My relic once belonged to famous artist Otto Walter Beck. Walter was a Civil War historian known for his renditions of surviving war veterans. He painted many Biblical pieces of art as well. Walter and his wife Marion created the Innisfree Garden in Millport, New York. This magnificent garden is still blooming and open to the public.

Walter Beck’s excavated Springfield, along with tintype and daguerreotype photos procured from war survivors were part of his Washington D.C. Civil War display during the early 1900’s. Some of Beck’s military paintings still reside within the Smithsonian.

Article on Walter Beck from the December 14, 1913, “The Brooklyn Daily Eagle.”

One of the more interesting guns that talked to me took some doing before it’d say anything. Alaska resident, Larry Boyd, discovered the rusted and rotting section of a Winchester lying under floorboards of a decaying miner’s cabin near Dawson City, Yukon Territory (Canada).

Larry gave the relic to my friend Jeff Thimsen. Somehow I ended up with it. Jeff believes the area where it was found is actually more near the ghost town of Forty Mile, Y.T. A serial number on the lower receiver should tell a person exactly where it was sold. This is available by sending that number to the Bill Cody Museum. Unfortunately, only a portion of the number on my artifact was visible. The unseen number was totally obliterated with rust.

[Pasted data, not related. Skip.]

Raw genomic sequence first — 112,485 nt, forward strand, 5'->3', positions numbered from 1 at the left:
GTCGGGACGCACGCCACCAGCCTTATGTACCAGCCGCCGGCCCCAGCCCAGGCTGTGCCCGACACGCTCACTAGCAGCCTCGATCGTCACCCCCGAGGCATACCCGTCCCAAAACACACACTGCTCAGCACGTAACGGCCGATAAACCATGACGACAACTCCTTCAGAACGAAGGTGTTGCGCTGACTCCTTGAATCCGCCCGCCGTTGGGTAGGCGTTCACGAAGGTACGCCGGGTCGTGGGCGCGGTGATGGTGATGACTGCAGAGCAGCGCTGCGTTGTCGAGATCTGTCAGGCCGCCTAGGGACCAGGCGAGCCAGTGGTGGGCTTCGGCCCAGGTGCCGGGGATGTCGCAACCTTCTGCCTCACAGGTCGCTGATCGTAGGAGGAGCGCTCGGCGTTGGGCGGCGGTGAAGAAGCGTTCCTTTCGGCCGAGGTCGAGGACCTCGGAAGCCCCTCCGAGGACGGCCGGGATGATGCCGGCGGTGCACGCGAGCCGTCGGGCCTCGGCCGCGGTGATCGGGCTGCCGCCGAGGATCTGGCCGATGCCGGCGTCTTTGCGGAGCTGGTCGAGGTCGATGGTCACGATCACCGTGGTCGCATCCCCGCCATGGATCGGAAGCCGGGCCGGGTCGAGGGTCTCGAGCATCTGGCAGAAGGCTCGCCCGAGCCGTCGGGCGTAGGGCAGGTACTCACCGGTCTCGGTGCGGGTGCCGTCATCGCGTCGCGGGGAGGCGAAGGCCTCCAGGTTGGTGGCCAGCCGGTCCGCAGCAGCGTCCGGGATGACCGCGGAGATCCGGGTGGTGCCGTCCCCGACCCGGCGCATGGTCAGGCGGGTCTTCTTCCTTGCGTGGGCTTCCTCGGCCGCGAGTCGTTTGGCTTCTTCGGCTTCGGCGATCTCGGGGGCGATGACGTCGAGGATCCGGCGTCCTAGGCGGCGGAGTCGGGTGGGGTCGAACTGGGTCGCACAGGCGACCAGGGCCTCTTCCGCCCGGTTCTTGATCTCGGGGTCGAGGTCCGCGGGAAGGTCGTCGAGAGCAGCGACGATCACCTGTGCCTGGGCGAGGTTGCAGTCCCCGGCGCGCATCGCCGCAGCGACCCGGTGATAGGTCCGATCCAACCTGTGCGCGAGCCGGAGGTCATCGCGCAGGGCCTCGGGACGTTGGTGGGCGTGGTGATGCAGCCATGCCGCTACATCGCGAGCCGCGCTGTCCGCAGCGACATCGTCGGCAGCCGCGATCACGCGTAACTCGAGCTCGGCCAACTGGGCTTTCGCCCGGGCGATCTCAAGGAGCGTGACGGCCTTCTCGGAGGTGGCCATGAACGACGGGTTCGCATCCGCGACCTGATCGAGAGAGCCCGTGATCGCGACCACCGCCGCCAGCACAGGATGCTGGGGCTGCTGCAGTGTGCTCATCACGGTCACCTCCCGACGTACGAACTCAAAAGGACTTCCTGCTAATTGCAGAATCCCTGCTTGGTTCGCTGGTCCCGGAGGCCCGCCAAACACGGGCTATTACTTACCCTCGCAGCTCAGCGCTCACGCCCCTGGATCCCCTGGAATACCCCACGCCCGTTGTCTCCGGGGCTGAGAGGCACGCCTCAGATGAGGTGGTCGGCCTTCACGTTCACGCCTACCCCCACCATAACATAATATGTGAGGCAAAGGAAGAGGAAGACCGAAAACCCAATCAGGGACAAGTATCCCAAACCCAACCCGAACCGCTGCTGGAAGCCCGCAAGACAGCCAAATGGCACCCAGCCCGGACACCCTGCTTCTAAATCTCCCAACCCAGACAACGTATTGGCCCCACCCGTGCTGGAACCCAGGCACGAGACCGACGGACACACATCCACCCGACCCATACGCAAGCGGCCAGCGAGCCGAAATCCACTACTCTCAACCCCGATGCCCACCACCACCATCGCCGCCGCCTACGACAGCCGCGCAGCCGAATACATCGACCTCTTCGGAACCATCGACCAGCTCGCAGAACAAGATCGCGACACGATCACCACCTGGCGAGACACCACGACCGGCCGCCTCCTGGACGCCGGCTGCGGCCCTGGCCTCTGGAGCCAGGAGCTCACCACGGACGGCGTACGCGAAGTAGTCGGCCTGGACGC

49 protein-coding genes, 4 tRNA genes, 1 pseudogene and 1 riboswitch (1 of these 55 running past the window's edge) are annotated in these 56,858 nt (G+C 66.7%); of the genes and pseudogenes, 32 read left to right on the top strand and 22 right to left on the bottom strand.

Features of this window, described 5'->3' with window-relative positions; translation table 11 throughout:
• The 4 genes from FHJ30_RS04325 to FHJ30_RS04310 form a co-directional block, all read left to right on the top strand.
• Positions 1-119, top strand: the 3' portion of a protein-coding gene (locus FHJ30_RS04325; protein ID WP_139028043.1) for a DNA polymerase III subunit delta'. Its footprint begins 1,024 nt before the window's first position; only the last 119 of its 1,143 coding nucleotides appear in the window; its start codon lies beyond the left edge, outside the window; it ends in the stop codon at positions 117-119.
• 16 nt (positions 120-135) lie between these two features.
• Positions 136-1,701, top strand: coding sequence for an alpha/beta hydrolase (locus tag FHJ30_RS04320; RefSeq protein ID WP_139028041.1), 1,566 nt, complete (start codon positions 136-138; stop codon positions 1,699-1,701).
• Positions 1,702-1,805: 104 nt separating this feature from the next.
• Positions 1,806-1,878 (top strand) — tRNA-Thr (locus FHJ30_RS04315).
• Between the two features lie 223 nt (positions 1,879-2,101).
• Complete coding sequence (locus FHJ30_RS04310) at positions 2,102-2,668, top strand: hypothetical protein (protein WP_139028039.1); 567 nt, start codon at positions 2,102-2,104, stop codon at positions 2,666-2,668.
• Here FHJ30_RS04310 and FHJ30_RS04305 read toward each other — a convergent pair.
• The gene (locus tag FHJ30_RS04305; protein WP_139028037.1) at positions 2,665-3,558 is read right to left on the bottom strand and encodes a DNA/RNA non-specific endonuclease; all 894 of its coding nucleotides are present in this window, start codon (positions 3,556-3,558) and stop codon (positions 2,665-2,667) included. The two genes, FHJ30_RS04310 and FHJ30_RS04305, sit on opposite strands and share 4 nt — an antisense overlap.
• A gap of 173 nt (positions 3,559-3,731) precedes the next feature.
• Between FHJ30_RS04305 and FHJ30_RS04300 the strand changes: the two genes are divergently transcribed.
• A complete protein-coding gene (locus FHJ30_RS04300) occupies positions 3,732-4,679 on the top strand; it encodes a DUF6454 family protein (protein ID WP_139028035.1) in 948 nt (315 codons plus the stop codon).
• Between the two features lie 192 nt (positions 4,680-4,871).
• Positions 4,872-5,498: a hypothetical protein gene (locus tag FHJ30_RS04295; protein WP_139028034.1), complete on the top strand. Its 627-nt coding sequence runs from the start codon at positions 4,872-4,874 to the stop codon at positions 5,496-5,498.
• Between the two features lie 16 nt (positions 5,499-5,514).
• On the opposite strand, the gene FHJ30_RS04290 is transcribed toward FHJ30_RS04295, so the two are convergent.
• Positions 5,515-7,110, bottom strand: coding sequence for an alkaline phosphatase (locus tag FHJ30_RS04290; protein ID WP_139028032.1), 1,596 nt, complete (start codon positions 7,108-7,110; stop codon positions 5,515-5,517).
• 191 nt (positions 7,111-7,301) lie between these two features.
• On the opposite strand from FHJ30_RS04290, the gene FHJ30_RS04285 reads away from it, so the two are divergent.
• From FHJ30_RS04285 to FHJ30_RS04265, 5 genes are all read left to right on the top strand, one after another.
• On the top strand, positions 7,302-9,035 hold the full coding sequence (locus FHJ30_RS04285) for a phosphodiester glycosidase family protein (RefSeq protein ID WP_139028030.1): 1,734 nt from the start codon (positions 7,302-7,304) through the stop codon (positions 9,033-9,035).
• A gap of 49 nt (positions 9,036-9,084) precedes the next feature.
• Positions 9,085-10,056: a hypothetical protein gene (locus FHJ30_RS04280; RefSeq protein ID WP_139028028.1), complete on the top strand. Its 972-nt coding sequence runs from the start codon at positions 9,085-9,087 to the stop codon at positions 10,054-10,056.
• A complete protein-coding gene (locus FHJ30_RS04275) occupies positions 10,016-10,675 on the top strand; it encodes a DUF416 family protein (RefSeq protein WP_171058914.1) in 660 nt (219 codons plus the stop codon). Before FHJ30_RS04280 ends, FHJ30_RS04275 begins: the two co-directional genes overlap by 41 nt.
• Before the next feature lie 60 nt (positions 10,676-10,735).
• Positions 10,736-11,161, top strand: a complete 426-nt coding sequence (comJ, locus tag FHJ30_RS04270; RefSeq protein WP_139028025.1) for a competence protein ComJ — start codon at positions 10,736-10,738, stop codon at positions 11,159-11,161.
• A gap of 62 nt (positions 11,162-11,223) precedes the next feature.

Good friend, Tom Doupe, offered to help me uncover the missing link. A pal of Tom’s worked at the Alaska State Troopers Crime Lab in Anchorage. Using special techniques developed by the FBI, this professional offered the use of such to try and recover my missing number.

The process works like this. Whenever a piece of metal is struck with a number or alphabet die, the molecular alignment of material underneath the impression is also changed. Using muratic acid to remove the initial layer of rust, he then lightly touched the spot with a file. A high strength magnifying glass allowed him to make out the missing 7. He then photographed it with with a camera.

The completed serial number showed it was an 1885 Winchester – 22 short caliber – “low wall” rifle. This gun was sold in Seattle in 1896. That year was the start of the Alaska Gold Rush. Miners boarded ships in Seattle during that time for the long voyage north.